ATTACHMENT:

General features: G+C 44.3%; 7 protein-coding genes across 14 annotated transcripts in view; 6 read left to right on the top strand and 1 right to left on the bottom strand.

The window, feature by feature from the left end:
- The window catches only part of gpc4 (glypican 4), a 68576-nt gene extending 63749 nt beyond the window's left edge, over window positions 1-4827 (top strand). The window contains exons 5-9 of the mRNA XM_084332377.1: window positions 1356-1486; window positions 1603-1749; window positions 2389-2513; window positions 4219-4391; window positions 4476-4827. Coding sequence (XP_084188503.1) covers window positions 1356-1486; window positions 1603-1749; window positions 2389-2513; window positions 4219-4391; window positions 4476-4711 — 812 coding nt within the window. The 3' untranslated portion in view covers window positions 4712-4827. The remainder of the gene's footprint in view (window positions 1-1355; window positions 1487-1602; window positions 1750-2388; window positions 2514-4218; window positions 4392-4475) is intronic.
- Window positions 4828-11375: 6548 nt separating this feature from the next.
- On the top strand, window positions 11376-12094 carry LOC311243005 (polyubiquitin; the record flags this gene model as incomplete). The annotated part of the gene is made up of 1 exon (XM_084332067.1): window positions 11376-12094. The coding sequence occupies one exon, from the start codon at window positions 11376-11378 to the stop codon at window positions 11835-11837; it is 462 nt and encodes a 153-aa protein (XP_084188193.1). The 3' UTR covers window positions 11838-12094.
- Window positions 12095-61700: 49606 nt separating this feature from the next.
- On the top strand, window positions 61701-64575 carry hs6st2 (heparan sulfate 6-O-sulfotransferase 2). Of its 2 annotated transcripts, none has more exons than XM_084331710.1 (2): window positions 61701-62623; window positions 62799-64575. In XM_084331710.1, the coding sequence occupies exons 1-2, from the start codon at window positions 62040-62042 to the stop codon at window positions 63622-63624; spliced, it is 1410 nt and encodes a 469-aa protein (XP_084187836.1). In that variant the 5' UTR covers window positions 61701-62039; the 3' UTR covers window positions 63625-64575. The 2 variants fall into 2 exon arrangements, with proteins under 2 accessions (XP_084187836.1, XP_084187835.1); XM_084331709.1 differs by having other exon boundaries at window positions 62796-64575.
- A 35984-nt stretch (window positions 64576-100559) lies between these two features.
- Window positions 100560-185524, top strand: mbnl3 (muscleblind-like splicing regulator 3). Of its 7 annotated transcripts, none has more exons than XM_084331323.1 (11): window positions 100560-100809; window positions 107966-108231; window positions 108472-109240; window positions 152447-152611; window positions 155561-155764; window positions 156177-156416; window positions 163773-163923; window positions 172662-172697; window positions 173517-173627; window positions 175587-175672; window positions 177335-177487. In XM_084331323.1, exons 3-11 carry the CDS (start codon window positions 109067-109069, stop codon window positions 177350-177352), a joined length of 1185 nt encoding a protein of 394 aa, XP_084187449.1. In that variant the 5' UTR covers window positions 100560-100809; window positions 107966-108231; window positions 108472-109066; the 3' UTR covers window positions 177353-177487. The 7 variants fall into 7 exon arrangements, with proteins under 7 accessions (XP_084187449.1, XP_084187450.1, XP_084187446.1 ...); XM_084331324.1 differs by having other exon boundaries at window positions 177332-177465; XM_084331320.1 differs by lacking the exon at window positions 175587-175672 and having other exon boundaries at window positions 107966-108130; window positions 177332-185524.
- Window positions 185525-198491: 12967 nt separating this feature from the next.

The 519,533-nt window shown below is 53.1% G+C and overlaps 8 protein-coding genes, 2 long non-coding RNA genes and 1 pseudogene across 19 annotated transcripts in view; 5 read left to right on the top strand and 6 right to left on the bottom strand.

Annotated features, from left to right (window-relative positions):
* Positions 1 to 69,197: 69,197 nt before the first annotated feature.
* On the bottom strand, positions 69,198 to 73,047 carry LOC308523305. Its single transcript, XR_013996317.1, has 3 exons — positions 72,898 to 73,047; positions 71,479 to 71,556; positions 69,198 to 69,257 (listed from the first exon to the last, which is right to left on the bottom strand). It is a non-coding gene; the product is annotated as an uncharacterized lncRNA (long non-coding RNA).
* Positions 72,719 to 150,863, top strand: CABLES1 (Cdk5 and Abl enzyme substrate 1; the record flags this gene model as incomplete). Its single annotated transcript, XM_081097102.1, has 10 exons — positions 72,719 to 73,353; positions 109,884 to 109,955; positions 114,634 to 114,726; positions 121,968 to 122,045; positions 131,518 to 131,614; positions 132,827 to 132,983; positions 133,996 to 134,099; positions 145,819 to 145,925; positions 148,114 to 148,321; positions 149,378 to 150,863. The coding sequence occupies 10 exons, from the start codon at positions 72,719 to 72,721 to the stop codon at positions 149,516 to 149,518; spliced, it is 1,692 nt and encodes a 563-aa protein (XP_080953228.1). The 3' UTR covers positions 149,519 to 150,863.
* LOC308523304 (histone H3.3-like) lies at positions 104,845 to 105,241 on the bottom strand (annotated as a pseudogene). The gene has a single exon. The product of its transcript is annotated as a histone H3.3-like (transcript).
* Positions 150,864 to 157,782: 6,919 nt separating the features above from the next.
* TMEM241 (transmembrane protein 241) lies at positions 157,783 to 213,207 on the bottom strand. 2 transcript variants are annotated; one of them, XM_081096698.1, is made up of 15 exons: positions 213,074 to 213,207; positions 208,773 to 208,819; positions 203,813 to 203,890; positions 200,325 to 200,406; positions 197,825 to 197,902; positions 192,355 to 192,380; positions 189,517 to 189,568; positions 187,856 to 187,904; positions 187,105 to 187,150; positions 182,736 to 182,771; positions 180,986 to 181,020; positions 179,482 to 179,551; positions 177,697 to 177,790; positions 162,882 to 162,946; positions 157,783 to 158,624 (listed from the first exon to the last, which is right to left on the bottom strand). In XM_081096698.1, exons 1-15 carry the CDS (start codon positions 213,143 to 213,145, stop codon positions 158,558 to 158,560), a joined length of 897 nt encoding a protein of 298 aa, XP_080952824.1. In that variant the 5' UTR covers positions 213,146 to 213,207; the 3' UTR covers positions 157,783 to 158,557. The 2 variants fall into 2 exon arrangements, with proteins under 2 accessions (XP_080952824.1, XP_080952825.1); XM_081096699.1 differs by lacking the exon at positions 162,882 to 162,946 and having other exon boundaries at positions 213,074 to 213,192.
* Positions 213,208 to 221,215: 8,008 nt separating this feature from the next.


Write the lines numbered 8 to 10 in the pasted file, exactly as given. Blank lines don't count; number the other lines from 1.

- A 35984-nt stretch (window positions 64576-100559) lies between these two features.
- Window positions 100560-185524, top strand: mbnl3 (muscleblind-like splicing regulator 3). Of its 7 annotated transcripts, none has more exons than XM_084331323.1 (11): window positions 100560-100809; window positions 107966-108231; window positions 108472-109240; window positions 152447-152611; window positions 155561-155764; window positions 156177-156416; window positions 163773-163923; window positions 172662-172697; window positions 173517-173627; window positions 175587-175672; window positions 177335-177487. In XM_084331323.1, exons 3-11 carry the CDS (start codon window positions 109067-109069, stop codon window positions 177350-177352), a joined length of 1185 nt encoding a protein of 394 aa, XP_084187449.1. In that variant the 5' UTR covers window positions 100560-100809; window positions 107966-108231; window positions 108472-109066; the 3' UTR covers window positions 177353-177487. The 7 variants fall into 7 exon arrangements, with proteins under 7 accessions (XP_084187449.1, XP_084187450.1, XP_084187446.1 ...); XM_084331324.1 differs by having other exon boundaries at window positions 177332-177465; XM_084331320.1 differs by lacking the exon at window positions 175587-175672 and having other exon boundaries at window positions 107966-108130; window positions 177332-185524.
- Window positions 185525-198491: 12967 nt separating this feature from the next.